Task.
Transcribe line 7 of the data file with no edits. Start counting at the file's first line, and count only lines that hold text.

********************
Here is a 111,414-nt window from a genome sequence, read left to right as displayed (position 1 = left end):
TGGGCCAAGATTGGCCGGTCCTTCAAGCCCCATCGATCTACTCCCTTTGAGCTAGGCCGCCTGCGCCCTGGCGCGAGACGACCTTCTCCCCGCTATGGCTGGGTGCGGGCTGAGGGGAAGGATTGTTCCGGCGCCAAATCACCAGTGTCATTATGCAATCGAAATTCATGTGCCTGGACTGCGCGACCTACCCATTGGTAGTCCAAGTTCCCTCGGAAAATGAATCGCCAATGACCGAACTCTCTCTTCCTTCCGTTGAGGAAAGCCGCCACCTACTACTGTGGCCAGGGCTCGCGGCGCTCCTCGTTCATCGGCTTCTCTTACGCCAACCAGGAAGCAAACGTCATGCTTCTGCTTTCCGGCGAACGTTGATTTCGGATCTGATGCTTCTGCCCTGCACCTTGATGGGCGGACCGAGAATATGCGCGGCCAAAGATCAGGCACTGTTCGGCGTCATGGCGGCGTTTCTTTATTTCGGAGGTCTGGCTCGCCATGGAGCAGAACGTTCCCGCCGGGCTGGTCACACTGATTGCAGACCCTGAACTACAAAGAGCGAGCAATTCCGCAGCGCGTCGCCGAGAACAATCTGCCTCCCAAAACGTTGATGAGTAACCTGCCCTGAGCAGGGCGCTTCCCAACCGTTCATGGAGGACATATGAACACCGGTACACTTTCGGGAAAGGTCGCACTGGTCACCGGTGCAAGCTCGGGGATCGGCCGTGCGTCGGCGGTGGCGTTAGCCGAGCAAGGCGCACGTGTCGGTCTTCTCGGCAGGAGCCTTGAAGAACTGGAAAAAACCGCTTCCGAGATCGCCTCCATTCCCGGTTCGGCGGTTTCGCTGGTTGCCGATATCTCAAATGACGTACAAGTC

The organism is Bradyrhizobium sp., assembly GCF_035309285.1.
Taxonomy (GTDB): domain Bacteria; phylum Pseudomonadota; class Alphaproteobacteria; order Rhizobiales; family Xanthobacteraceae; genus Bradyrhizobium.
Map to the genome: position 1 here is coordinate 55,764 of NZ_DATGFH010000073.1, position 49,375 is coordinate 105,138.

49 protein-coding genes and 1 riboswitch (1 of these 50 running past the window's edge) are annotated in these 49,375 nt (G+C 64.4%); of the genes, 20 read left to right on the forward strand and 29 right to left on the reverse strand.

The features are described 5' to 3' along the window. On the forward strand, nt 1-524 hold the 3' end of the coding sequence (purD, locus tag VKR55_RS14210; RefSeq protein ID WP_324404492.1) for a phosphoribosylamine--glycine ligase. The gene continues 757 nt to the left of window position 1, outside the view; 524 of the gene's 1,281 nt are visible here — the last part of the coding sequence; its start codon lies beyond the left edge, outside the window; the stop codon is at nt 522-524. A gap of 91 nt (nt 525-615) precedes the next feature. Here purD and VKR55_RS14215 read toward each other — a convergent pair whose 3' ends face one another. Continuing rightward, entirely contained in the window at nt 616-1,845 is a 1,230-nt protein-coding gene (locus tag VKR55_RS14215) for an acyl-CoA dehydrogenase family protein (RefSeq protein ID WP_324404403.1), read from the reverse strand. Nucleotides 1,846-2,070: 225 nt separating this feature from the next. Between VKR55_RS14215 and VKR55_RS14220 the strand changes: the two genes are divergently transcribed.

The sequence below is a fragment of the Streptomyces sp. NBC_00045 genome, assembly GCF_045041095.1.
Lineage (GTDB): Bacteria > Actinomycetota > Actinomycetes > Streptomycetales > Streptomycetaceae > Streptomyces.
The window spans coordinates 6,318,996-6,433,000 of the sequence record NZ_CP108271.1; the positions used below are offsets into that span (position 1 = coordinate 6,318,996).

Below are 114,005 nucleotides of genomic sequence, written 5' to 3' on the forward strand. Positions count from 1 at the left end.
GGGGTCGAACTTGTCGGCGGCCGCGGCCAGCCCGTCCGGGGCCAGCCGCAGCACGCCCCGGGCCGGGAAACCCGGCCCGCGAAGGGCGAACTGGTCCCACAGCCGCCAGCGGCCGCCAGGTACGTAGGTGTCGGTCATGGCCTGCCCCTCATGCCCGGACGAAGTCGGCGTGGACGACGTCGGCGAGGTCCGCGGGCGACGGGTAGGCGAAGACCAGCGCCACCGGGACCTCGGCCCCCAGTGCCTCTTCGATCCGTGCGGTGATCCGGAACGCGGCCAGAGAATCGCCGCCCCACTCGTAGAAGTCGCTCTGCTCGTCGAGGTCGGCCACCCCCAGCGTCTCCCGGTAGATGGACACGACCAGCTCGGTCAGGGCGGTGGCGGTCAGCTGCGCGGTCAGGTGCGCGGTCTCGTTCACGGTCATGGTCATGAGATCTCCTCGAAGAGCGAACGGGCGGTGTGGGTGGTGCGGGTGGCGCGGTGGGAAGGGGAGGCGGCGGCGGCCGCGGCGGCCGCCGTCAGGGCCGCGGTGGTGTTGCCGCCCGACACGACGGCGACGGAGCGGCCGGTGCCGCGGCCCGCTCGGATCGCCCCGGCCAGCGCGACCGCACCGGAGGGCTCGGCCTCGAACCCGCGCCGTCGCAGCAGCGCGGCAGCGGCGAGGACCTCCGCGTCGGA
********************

The features are described 5' to 3' along the window. On the forward strand, nt 1-524 hold the 3' end of the coding sequence (purD, locus tag VKR55_RS14210; RefSeq protein ID WP_324404492.1) for a phosphoribosylamine--glycine ligase. The gene continues 757 nt to the left of window position 1, outside the view; 524 of the gene's 1,281 nt are visible here — the last part of the coding sequence; its start codon lies beyond the left edge, outside the window; the stop codon is at nt 522-524. A gap of 91 nt (nt 525-615) precedes the next feature. Here purD and VKR55_RS14215 read toward each other — a convergent pair whose 3' ends face one another. Continuing rightward, entirely contained in the window at nt 616-1,845 is a 1,230-nt protein-coding gene (locus tag VKR55_RS14215) for an acyl-CoA dehydrogenase family protein (RefSeq protein ID WP_324404403.1), read from the reverse strand. Nucleotides 1,846-2,070: 225 nt separating this feature from the next. Between VKR55_RS14215 and VKR55_RS14220 the strand changes: the two genes are divergently transcribed.